Hint: In the future, if you want to have interesting and productive arguments with other people, don't start with personal attacks, and especially don't attack people because of lies you yourself invent about them.


Posted by: Michael J. Totten at December 30, 2006 08:51 AM

Totten is a dictator

Posted by: bradly at December 30, 2006 09:08 AM

No, Brad, I just don't want my comments section looking like what you see at Little Green Footballs and Daily Kos. I have to kick one of you out, and you're it.

Future posts by you will be deleted.

Posted by: Michael J. Totten at December 30, 2006 09:13 AM

By the way, Brad, you're the one who says others have "no credentials" to post on this forum.

Good riddance to you.

Posted by: Michael J. Totten at December 30, 2006 09:26 AM
Totten is a dictator

Of course he is. This is his blog, you see. Put up and paid for with his own time, effort, and money. That means he owns it and gets to set whatever rules he chooses and take any action he sees fit to take.

You were thinking it was some kind of public utility?

Posted by: OregonMuse at December 30, 2006 09:40 AM

Unlike the current Assad-appointed Syrian stooge of a president Emile Lahoud, Aoun would be beholden to no one.

I doubt Nasrallah would agree.

Meanwhile, Auon and everyone else seems to forget that Lebanon is, under law, required to push for "the disarmament of all armed groups in Lebanon, so that, pursuant to the Lebanese cabinet decision of 27 July 2006, there will be no weapons or authority in Lebanon other than that of the Lebanese State."

He is an international outlaw (whatever that means). I know - it means nothing. But it's depressing that a group that's required to be disarming is not only continuously arming, but "peacefully" occupying Beirut.

Posted by: SoCalJustice at December 30, 2006 09:46 AM


In the words of that great American, Bugs Bunny:

What a maroon!

Posted by: ankhfkhonsu at December 30, 2006 09:48 AM

Cynthia posts 1.both of them, the christian and the chiaa are minorities in the middleast of a sunni majority who are allies of the united states.

God I love sectarian posts like that! Specially when the authors then claim to be for a secular Lebanon.

2.the saudi wahabist wants the control of the whole middleeast backed by the americans.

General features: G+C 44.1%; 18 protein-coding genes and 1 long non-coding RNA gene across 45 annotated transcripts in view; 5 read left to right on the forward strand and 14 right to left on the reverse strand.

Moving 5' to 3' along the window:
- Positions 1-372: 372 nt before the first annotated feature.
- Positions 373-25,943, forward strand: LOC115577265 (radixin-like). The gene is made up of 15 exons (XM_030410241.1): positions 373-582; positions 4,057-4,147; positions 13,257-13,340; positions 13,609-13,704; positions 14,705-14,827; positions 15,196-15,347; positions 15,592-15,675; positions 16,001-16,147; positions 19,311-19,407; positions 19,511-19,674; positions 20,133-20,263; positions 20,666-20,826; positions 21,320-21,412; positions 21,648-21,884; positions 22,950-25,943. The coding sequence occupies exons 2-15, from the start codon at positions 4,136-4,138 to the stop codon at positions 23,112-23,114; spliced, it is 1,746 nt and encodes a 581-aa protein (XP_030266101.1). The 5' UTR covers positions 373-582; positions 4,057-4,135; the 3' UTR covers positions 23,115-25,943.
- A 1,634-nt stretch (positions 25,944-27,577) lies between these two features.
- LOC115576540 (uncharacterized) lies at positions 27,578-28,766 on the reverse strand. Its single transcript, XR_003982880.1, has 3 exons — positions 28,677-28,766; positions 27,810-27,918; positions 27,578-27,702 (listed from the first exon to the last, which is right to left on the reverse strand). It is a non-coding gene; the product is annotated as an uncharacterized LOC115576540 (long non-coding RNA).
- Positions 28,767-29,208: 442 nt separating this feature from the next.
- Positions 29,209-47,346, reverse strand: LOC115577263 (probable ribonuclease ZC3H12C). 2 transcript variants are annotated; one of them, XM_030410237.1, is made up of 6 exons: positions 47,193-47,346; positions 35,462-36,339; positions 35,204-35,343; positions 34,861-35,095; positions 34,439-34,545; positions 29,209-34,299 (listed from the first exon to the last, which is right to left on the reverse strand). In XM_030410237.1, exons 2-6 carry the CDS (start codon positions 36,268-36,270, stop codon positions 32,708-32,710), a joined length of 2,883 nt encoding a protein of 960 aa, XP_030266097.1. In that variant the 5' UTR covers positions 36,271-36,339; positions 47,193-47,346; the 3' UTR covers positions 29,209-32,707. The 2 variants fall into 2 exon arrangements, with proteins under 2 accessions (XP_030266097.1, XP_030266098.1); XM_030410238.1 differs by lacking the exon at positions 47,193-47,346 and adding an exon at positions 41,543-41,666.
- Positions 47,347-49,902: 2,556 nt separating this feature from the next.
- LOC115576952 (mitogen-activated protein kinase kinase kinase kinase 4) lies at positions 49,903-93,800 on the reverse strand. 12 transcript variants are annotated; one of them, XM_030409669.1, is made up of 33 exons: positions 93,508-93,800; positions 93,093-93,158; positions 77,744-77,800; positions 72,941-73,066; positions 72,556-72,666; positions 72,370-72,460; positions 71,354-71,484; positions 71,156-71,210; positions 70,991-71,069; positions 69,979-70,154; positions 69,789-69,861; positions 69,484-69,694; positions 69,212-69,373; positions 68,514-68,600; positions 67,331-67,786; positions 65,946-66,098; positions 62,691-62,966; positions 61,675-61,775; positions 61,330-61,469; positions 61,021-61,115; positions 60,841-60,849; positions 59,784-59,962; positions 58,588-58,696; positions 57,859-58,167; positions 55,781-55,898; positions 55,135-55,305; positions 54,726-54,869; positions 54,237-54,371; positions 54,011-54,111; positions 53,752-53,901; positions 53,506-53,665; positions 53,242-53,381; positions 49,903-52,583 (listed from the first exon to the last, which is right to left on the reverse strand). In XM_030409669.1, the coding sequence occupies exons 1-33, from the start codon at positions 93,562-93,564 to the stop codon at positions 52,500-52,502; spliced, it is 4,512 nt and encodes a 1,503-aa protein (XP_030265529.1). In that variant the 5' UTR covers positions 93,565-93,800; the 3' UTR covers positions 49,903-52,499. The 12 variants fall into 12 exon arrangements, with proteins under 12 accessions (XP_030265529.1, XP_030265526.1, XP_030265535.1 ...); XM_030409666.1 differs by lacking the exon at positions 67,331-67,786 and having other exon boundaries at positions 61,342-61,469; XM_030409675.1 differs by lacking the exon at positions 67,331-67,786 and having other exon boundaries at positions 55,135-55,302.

And then backed up by the typical paranoid conspiracy theories. It used to be "the jews want to control the world.". Looks like we've moved a step up to "the wahabis want to control the Middle East."


Posted by: Bad Vilbel at December 30, 2006 10:01 AM

Can't speak for the Aounist, but Khomeini's allies on the "left" were more or less communists, who were by no means liberal democrats. They were militant as well and they lost to the mullah in the ensuing power struggles. Most would form the MKO

Posted by: NM at December 30, 2006 10:15 AM

That was an excellent read, and I enjoyed it immensely. Informative, and carried the mood of a sidewalk political chat over coffee quite well.

For once I agree with dpu. I have more sympathy for the Aounists than I did before reading your article. I still think they're wrong, but I can understand why they do what they do.

It's hard for Americans to understand the Lebanese point of view - Lebanon is a very small country (approx. 4 million people?) - they have to shift alliances, make concessions, perform a sort of moral triage to survive.

Groups like the Aounists have good reasons for seeking refuge in apparently cynical alliances, even if these alliances are ultimately self destructive and opposed to everything they previously stood for. Larger, stronger Western nations (and political groups) don't have the same excuse.

Posted by: mary at December 30, 2006 01:37 PM

Aounists are well-intentioned dupes. Useful idiots. We have well-intentioned dupes (and dopes) like that in the West too.

Posted by: Carlos at December 30, 2006 01:49 PM